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Induced censorship

February 10, 2019

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The writer is a poet and analyst.
The writer is a poet and analyst.

LIKE induced coma, a wave of induced censorship is sweeping through the country. This form of censorship is not only different from its most original and odious form where the state enforces its standards of morality or suppresses ideas it considers to be competing with the sanctioned ideology of the state. It is also distinct from the self-censorship that flows from the fear that the state instils in the populace, especially opinion makers, ie, writers, journalists, activists or anyone engaged in creative work.

Induced censorship works in a more insidious way as its enforcers are not the stereotypical villains or any type of anti-social elements. They are seemingly harmless mem­­bers of society who are usually too busy trying to make ends meet to think through the effects that their induced reactions may have.

Take the recent fracas over some public art displayed on the grounds of the Lahore Museum. A big statue depicting a man-beast, complete with horns, large canines, fangs and a tail. Nothing pretty, one must confess. But nothing extraordinarily gruesome either. No sci-fi movie is complete these days without such creatures that defy description and either augment or challenge the stereotypes of the mental images we have about appearances and character.

After the brouhaha led by a channel and some do-gooders petitioning the Lahore High Court, the museum management had to first cover the statue before it could be removed from the outraged public view. Did anyone stop for a second to ponder what the artist was trying to relay? Art cannot be restricted to depicting beauty and aesthetics alone. What if the purpose of the artwork in question was to shine a light on the dark side of human nature? For instance, how would the lot with the misplaced outrage have little Zainab’s killer portrayed? How do we think the monsters who perpetrated the Army Public School massacre should be depicted? Yes! They all looked like us but allowed the demons within to get the better of all that is beautiful and sublime, the very essence of being human.

What if the purpose of an artwork is to shine a light on our dark side?

The terminology used for reporting the sad episode could also have played a role in fanning the self-righteous outrage. Label anything ‘shaitani’ (devilish) or demonic and all sorts of fears and repugnance ooze out from the deepest recesses of the subconscious. Instead of directing the anger at the artwork and too often the artist herself, it needs to be channelled towards the characteristics that we find so disturbing, and condemn them rather than fall into this trap of induced censorship.

Unfortunately, these multiple layers of censorship are not confined within any particular state’s boundary, the phenomenon is gaining momentum across the region. Re­­cently, a very famous artist and an art gallery based in Karachi came face to face with the full wrath of such censorship. Thousands of copies of a beautifully designed and produced catalogue for the artist’s upcoming exhibition were burned by the management of the printing press because the employees had threatened to otherwise burn down the entire press as they found the artist’s work objectionable.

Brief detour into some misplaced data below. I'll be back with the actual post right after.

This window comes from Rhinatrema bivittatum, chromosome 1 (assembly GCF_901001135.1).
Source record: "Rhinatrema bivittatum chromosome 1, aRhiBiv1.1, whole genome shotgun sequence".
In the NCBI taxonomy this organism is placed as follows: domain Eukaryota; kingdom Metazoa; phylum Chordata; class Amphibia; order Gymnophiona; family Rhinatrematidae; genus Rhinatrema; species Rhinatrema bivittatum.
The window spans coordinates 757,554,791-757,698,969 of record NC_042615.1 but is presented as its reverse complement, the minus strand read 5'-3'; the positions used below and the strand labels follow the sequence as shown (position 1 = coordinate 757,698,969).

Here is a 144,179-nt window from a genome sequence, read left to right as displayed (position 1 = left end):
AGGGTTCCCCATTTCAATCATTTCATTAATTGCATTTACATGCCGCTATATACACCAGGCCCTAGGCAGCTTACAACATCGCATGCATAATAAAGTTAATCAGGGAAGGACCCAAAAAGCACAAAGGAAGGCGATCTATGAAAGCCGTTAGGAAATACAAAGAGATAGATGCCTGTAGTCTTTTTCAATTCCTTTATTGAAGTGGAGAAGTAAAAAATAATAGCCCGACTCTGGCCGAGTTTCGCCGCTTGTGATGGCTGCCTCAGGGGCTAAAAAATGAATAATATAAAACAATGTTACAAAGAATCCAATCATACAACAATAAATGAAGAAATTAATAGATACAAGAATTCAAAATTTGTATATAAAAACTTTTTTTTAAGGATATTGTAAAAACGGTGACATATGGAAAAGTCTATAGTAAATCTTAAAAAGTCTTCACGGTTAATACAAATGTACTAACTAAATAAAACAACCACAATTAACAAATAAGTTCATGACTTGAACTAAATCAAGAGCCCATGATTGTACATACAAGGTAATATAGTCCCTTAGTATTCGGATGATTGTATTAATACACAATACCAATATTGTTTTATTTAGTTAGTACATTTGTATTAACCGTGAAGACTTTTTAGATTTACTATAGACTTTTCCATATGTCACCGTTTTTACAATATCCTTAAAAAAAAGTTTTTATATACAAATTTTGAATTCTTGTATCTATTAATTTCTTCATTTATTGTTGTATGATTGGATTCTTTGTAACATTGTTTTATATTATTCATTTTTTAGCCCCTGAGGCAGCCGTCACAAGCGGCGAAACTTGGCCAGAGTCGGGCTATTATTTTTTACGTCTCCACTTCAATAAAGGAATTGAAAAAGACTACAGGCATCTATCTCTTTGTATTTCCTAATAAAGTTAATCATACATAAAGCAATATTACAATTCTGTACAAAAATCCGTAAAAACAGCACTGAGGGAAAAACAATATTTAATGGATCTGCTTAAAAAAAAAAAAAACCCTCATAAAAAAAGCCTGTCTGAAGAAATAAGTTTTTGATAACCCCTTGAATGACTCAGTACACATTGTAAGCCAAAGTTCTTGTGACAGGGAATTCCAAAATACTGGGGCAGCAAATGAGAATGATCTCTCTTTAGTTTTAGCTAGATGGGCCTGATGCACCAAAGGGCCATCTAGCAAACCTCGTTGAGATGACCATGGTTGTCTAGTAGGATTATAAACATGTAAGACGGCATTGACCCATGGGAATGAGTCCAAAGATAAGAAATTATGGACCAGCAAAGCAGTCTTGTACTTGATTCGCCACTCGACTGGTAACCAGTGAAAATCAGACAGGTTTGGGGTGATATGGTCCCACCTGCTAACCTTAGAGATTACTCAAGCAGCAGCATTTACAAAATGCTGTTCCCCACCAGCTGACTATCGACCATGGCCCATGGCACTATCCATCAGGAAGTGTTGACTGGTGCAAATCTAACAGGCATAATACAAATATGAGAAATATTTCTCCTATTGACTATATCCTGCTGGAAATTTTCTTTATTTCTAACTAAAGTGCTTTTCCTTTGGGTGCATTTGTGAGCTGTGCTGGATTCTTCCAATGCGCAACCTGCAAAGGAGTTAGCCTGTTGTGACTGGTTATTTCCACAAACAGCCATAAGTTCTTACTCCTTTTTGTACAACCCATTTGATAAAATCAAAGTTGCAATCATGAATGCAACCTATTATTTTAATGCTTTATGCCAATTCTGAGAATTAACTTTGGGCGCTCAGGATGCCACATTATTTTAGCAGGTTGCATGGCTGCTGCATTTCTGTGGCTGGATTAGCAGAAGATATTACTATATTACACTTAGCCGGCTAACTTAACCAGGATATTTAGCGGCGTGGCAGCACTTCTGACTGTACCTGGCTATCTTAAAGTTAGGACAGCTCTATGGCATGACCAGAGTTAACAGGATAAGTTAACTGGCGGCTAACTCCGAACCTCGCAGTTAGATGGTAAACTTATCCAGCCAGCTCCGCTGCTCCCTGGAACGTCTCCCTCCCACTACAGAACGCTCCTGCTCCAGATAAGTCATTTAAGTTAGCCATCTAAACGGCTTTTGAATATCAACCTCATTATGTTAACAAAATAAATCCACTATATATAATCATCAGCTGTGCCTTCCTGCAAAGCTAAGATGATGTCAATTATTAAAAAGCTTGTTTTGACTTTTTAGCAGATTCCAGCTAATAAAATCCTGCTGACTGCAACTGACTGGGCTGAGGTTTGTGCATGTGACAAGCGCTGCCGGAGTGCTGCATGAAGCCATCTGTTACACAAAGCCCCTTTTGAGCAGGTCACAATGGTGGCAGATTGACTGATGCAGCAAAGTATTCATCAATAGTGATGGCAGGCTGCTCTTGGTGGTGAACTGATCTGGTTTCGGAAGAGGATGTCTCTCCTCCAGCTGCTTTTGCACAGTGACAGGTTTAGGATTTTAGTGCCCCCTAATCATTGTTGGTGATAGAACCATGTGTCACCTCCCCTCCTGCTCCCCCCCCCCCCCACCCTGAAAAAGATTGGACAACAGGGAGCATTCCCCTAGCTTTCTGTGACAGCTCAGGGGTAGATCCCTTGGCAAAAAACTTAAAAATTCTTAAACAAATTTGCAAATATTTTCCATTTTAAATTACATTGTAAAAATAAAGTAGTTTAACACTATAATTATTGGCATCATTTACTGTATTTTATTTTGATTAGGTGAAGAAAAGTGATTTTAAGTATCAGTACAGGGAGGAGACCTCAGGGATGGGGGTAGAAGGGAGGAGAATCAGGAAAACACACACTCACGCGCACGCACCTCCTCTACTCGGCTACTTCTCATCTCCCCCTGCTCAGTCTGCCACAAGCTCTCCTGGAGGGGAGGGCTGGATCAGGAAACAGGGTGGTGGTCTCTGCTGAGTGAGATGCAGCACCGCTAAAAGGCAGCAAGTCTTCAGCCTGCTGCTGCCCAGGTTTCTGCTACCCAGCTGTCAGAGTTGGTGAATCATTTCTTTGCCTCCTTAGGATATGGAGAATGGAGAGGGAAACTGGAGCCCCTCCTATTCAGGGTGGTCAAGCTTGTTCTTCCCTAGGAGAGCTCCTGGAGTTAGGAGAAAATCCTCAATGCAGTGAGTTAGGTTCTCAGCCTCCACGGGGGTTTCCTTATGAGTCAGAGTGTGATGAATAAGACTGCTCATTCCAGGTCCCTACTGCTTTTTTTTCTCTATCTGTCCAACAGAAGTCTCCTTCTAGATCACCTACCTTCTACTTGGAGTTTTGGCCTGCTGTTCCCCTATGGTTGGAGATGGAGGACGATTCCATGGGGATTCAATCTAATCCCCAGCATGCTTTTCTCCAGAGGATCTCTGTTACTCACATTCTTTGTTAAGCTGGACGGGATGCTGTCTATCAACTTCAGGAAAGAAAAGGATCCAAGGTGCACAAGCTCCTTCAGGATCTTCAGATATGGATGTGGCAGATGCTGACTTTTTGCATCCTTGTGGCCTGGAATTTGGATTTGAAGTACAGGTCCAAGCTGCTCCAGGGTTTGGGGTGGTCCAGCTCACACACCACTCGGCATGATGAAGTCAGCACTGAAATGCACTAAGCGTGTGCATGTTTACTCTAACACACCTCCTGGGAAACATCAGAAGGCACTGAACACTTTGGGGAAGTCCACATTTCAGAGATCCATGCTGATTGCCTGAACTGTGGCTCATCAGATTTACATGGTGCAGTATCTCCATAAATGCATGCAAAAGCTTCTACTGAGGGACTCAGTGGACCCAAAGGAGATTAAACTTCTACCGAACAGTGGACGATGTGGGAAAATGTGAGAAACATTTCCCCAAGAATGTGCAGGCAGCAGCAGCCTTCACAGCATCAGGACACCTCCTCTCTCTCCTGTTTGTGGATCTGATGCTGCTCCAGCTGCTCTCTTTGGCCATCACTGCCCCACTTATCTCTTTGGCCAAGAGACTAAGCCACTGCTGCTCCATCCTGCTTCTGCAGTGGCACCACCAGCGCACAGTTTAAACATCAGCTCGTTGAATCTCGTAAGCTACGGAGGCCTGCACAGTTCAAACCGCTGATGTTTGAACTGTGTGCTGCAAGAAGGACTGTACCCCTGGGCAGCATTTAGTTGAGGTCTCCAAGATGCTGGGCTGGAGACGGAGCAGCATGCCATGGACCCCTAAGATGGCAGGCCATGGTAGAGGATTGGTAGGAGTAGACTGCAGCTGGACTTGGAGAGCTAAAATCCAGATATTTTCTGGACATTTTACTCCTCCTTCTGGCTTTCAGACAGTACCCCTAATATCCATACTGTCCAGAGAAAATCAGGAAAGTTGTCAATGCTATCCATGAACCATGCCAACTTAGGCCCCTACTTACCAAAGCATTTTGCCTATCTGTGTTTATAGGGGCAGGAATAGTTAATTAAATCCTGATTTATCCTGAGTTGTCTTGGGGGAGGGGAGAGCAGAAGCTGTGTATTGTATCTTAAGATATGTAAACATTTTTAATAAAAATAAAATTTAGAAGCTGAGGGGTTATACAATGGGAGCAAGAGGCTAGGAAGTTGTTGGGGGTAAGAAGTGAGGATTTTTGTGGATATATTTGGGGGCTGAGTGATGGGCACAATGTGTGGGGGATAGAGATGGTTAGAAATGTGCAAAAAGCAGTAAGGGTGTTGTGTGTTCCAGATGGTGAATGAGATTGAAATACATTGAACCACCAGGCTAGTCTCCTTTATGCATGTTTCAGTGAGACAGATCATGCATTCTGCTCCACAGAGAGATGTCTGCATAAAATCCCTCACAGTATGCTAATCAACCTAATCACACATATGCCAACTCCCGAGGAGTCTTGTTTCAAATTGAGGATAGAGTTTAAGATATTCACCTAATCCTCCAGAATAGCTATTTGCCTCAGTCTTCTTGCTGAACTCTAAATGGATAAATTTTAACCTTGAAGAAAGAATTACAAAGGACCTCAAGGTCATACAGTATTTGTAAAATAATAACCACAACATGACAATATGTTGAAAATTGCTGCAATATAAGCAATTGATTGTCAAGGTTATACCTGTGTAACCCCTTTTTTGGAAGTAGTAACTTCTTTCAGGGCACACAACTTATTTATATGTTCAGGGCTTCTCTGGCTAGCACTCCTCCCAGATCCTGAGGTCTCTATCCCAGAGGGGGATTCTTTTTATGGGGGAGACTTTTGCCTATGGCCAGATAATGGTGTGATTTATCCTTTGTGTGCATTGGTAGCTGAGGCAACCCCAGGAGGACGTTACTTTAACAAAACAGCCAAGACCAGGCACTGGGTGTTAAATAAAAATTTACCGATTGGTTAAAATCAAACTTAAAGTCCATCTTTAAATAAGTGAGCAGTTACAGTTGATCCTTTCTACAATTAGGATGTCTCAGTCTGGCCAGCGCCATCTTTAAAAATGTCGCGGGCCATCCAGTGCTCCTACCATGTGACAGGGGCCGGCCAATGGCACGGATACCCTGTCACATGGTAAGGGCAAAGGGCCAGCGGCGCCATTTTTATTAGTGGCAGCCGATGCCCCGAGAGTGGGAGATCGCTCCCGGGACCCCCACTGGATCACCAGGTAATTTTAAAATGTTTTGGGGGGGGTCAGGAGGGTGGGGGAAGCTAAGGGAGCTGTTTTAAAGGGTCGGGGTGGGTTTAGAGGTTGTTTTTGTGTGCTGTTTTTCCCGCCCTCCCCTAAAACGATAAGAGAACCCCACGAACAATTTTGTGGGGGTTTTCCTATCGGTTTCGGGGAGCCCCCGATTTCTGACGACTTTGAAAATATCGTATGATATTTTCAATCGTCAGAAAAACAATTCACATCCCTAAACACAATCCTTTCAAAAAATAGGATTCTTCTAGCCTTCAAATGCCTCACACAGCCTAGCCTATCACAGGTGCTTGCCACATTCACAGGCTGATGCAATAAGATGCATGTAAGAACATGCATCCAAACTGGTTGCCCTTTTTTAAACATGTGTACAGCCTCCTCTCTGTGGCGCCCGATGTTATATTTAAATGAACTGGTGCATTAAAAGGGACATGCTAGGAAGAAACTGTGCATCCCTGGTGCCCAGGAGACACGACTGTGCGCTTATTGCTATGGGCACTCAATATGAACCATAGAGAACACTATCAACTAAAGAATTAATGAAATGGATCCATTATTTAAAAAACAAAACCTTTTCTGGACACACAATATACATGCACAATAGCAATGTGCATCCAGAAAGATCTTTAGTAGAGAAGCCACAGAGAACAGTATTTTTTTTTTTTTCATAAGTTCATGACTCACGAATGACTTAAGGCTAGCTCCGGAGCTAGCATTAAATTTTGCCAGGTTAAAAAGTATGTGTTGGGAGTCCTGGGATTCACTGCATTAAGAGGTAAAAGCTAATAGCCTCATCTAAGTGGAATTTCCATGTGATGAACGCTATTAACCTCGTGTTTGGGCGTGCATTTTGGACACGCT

While the painter and the gallery were still trying to come to terms with both the emotional shock and the financial loss, another low blow was struck. The partner gallery in uber modern, bordering-on-risqué Dubai unilaterally revoked the legal contract for exhibiting the series in question in the Gulf emirate. Wondering what was causing all the drama? There was some imagery which the artist was willing to remove from the programmed exhibit, but was told that was not the issue. The issue, as it transpired was that part of the exhibit had to do with national flags of countries in the region. Nothing disrespectful, but quite political. For instance the prayer recited before embarking on a journey had been shown alongside a country’s flag that has recently seen the mass exodus of population as a result of civil war and foreign intervention. Flags can be declared sacrosanct and protected from any type of tampering. What about bodies of refugee infants washing up on foreign shores? Anybody for their protection? That is the pain and the agony the artist wanted everyone to feel. To do everything in our power to prevent such tragedies.

The induced censorship and self-righteousness is evident everywhere. It stalks women in bazars where complete strangers harangue them to cover their heads. Universities go about segregating female and male cafeterias and barring girls from wearing jeans. The Karachi police chief had to issue orders restraining cops from harassing couples and asking them for nikahnama. From time to time barbers from hamlets in Balochistan to towns in Fata refuse to give young men what they consider to be a ‘fashionable’ beard trim. All this while five-year-old kids sell combs on busy traffic lights, barefoot and barely clothed. Let us decide what outrages us.

The writer is a poet and analyst.

Shahzadsharjeel1@gmail.com

Published in Dawn, February 10th, 2019